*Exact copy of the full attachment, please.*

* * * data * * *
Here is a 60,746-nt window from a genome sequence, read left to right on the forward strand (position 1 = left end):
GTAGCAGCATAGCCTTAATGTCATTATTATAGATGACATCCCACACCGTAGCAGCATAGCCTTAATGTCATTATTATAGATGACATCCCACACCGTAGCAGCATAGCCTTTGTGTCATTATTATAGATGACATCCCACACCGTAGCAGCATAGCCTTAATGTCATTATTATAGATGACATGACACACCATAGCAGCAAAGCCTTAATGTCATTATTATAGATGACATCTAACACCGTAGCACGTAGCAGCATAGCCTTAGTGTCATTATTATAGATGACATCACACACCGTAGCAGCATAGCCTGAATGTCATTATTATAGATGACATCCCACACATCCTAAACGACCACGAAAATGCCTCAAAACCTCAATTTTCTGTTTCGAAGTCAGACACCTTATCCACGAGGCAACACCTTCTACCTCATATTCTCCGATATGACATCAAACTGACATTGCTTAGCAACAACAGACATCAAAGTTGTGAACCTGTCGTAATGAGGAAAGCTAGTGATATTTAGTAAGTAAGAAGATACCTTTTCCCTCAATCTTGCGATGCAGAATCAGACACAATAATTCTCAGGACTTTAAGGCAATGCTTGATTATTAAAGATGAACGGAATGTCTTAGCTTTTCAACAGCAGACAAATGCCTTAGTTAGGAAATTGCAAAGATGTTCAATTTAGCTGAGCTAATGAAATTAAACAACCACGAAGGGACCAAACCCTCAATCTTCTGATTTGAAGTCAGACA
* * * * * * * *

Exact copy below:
Here is a 60,746-nt window from a genome sequence, read left to right on the forward strand (position 1 = left end):
GTAGCAGCATAGCCTTAATGTCATTATTATAGATGACATCCCACACCGTAGCAGCATAGCCTTAATGTCATTATTATAGATGACATCCCACACCGTAGCAGCATAGCCTTTGTGTCATTATTATAGATGACATCCCACACCGTAGCAGCATAGCCTTAATGTCATTATTATAGATGACATGACACACCATAGCAGCAAAGCCTTAATGTCATTATTATAGATGACATCTAACACCGTAGCACGTAGCAGCATAGCCTTAGTGTCATTATTATAGATGACATCACACACCGTAGCAGCATAGCCTGAATGTCATTATTATAGATGACATCCCACACATCCTAAACGACCACGAAAATGCCTCAAAACCTCAATTTTCTGTTTCGAAGTCAGACACCTTATCCACGAGGCAACACCTTCTACCTCATATTCTCCGATATGACATCAAACTGACATTGCTTAGCAACAACAGACATCAAAGTTGTGAACCTGTCGTAATGAGGAAAGCTAGTGATATTTAGTAAGTAAGAAGATACCTTTTCCCTCAATCTTGCGATGCAGAATCAGACACAATAATTCTCAGGACTTTAAGGCAATGCTTGATTATTAAAGATGAACGGAATGTCTTAGCTTTTCAACAGCAGACAAATGCCTTAGTTAGGAAATTGCAAAGATGTTCAATTTAGCTGAGCTAATGAAATTAAACAACCACGAAGGGACCAAACCCTCAATCTTCTGATTTGAAGTCAGACA